Your child begins their phonic journey by learning the individual phonic sounds. It is really important that you say the sounds correctly. Therefore, please watch this video to ensure that you are confident in saying the pure phonic sounds.
When your child knows all the individual phonic sounds, they then use the sounds to blend words. This video demonstrates how your child uses their phonic knowledge to read simple CVC words.
Your child must be confident in reading the words, before attempting to write it: If they can’t read it, they can’t write it!! Therefore, when your child is confidently reading the words – they then use their phonic knowledge to write the words independently. We use “Freddy Fingers” to sound out the word, before writing it. This is demonstrated on the following video.
Your child moves to ditties when they child are confident with their phonic sounds, and they can blend words without support. Ditties are simple sentences that your child needs to read independently. They need to have lots of discussion based on the dittie, and there is a question at the bottom of the page for you to ask your child. Encourage them to find the answer in the text. They then have to say the “Hold a Sentence” over and over, until they can remember it without any support. Finally, they have to write the “Hold a Sentence” (without looking at it). They must always remember to use a capital letter, finger space and full stop in their writing. Your child will also be introduced to Red Words (these are words you cannot use your phonics for, and they simply need to know them!)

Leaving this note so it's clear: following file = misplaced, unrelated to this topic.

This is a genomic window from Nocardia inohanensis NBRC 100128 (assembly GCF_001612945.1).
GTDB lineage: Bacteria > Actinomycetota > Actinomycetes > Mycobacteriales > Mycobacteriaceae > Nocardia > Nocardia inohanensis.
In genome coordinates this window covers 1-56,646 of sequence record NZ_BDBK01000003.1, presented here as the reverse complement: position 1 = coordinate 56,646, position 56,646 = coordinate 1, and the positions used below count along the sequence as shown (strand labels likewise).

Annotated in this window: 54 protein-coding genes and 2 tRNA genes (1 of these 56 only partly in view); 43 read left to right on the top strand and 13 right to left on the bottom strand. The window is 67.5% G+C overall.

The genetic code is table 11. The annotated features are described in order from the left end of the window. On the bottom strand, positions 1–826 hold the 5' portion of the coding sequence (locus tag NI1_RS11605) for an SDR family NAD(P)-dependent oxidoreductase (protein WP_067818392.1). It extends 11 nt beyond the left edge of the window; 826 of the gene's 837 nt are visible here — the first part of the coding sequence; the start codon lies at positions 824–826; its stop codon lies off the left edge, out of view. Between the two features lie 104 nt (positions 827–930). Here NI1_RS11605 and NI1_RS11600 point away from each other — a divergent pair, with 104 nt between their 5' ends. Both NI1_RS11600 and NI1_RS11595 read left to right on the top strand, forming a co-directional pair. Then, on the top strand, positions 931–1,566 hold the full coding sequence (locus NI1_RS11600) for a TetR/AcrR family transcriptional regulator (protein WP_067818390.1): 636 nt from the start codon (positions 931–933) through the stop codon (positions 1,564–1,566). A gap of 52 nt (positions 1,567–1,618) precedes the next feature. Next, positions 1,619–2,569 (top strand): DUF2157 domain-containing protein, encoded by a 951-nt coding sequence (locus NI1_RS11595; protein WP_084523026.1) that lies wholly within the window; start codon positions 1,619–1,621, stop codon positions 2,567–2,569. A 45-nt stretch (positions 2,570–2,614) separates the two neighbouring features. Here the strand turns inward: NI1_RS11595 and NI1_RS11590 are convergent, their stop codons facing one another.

Once children are confident with reading/writing sentences, they then move on the books. It does not matter what colour book your child is on, as they all work similarly. Your child needs to practise the phonic sounds, confidently read the green words (using their phonics) and red words (words they cannot use their phonics for), read the book, discuss the story and to write a sentence from the book. They are encouraged to always use a capital letter, finger space and full stop.
When a child can write the “Hold a Sentence” we then encourage them to start thinking of their own sentence to write. This can be tricky for many children, and is why talking to your child is so vital for their development in reading and writing.